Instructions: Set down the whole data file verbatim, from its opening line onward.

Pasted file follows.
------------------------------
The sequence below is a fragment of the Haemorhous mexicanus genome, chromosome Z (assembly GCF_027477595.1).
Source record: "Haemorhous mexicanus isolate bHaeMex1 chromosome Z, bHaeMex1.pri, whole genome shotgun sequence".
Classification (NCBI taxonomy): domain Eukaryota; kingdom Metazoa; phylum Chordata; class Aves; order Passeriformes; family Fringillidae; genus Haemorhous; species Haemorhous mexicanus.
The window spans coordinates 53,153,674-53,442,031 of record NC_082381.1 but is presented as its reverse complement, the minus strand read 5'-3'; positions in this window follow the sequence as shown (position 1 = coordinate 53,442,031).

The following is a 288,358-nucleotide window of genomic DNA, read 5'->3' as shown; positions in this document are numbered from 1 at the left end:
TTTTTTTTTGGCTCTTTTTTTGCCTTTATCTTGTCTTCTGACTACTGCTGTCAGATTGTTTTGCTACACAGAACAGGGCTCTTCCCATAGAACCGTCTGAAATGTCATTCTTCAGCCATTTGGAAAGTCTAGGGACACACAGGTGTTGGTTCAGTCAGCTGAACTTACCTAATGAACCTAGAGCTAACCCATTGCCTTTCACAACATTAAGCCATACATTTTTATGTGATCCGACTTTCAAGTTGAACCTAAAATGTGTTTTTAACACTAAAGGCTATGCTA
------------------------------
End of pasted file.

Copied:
The sequence below is a fragment of the Haemorhous mexicanus genome, chromosome Z (assembly GCF_027477595.1).
Source record: "Haemorhous mexicanus isolate bHaeMex1 chromosome Z, bHaeMex1.pri, whole genome shotgun sequence".
Classification (NCBI taxonomy): domain Eukaryota; kingdom Metazoa; phylum Chordata; class Aves; order Passeriformes; family Fringillidae; genus Haemorhous; species Haemorhous mexicanus.
The window spans coordinates 53,153,674-53,442,031 of record NC_082381.1 but is presented as its reverse complement, the minus strand read 5'-3'; positions in this window follow the sequence as shown (position 1 = coordinate 53,442,031).

The following is a 288,358-nucleotide window of genomic DNA, read 5'->3' as shown; positions in this document are numbered from 1 at the left end:
TTTTTTTTTGGCTCTTTTTTTGCCTTTATCTTGTCTTCTGACTACTGCTGTCAGATTGTTTTGCTACACAGAACAGGGCTCTTCCCATAGAACCGTCTGAAATGTCATTCTTCAGCCATTTGGAAAGTCTAGGGACACACAGGTGTTGGTTCAGTCAGCTGAACTTACCTAATGAACCTAGAGCTAACCCATTGCCTTTCACAACATTAAGCCATACATTTTTATGTGATCCGACTTTCAAGTTGAACCTAAAATGTGTTTTTAACACTAAAGGCTATGCTA